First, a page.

Monday, November 21, 2016

Dr. Francis and Clement C. Moore

via Find a Grave
Well, I don't suppose Herman Melville would have bumped into old Clement C. Moore at the New York Society Library, on Broadway at Leonard from 1840 to 1856. Moore served as Trustee in 1811-1815 and 1817-1823, so his tenure officially ended twenty five years before Melville first joined in 1848. Melville belonged off and on in 1848 and 1850, before he moved to Pittsfield. Unless maybe they crossed paths while Moore was working on his translation of the Life of George Castriot (published in 1850). 1850 is the year Dr. Moore retired from teaching at General Theological Seminary. Not long after, Moore himself relocated to 444 West 22nd Street between Ninth and Tenth Avenues. He summered in Newport.

One other place Herman Melville possibly could have seen Clement C. Moore in person was at No. 1 Bond Street, the home of their mutual friend Dr. Francis.

From Old New York
via The New York Public Library - Digital Collections
Dr. Francis attended the wedding of Herman's brother Allan Melville and Sophia Thurston on September 22, 1847. Herman Melville, as Augustus Kinsley Gardner reported in 1854, occasionally joined convivial gatherings of literati at the home of Dr. Francis. Hershel Parker observes that
"Melville considered Dr. Francis an intimate friend all through the 1850's, a time when Dr. Francis in public addresses and writing spoke admiringly of Melville and Tuckerman in the same breath."  --Historical Note - Published Poems
Melville's friend and sometime host was Clement C. Moore's very close friend and family physician, too. Henry T. Tuckerman testified to their long connection, and the wonderful, "cosmopolitan" breadth of the Doctor's associations, in his biographical introduction to Francis's Old New York:
But so large was the tolerance and so vivid the humanity of Dr. Francis, that while he was justly considered a thorough representative of the Knickerbocker character,—to whom the New Year's festival, as characteristic of his father's Nuremberg home as of Dutch hospitality, and his old friend Clement Moore's household rhymes of Santa Claus, with the annual schnapps and pipes of this local saint, brought such genial inspiration,—he yet thoroughly enjoyed the thrifty and intellectual example of the Yankee, welcomed the persecuted foreigner, and found delight in the spectacle of variety of race and customs, of excitements and phenomena which transformed, before his eyes, the town, where every one he met was an acquaintance, into the kaleidoscope of modern New York. Indeed, he recognized this expansive destiny in the natural advantages of the island, whose bay and climate Verazzano eulogized centuries ago, and whose noble river Hudson laid open to the Dutch West India Company, whence dates her commercial development. These divers associations only knit the bond of nativity in and identity with New York more strongly. To him, the Jay homestead at Bedford was as endeared because of its Huguenot as the Stuveysant estate for its Dutch traditions; the Tory families of Westchester, the old Episcopal exclusiveness, the wise Rabbis of the Synagogue, and the proscribed Unitarian from Boston, found their due historical and social consideration in his retrospective thought; and the arrival of a Japanese embassy or the Prince of Wales made him a holiday as well as the festivals of St. Nicholas; and loyal as he was to old New York, and proud of Motley's splendid vindication of the Dutch character, he none the less cheerfully grew cosmopolitan with the modern city; and only protested, with a magnetic zeal, alike individual and persuasive, that her Past should not be forgotten amid the absorbing claims of her Present, and the expanding promise of her Future.  --Old New York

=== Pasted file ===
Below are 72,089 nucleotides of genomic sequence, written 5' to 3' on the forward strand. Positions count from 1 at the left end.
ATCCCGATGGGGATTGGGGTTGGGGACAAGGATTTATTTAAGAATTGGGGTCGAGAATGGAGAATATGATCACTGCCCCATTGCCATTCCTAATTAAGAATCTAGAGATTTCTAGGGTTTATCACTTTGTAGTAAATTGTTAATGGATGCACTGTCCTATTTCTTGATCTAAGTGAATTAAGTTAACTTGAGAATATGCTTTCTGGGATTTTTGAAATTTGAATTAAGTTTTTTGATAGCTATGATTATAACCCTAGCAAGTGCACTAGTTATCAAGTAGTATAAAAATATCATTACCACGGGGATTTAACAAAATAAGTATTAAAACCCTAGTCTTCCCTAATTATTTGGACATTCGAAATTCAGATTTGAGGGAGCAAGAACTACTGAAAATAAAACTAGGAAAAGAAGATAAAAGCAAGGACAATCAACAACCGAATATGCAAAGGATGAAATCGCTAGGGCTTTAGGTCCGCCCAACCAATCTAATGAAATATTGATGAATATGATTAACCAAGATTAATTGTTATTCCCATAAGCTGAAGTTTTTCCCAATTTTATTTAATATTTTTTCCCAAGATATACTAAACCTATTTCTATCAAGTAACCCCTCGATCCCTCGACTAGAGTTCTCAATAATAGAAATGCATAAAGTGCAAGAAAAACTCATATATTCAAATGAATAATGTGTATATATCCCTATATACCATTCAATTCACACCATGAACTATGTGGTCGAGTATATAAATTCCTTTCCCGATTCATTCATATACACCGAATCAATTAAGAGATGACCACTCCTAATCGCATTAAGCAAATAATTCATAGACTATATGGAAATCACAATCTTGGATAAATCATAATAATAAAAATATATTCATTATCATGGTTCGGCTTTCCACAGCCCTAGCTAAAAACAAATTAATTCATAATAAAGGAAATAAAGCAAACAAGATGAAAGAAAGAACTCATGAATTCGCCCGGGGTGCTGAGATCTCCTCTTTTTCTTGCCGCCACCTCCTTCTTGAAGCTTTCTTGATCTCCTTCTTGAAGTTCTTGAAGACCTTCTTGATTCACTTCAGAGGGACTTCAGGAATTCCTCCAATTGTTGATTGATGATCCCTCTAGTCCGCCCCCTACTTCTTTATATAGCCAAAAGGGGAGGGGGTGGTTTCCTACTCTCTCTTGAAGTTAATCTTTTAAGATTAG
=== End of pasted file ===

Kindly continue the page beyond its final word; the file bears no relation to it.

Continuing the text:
Clement C. Moore was one of the pallbearers at the funeral of Lorenzo Da Ponte on August 20, 1838. Attending physician Dr Francis led the train of mourners, as noted in the 1868 article on Lorenzo Da Ponte by Henry T. Tuckerman.

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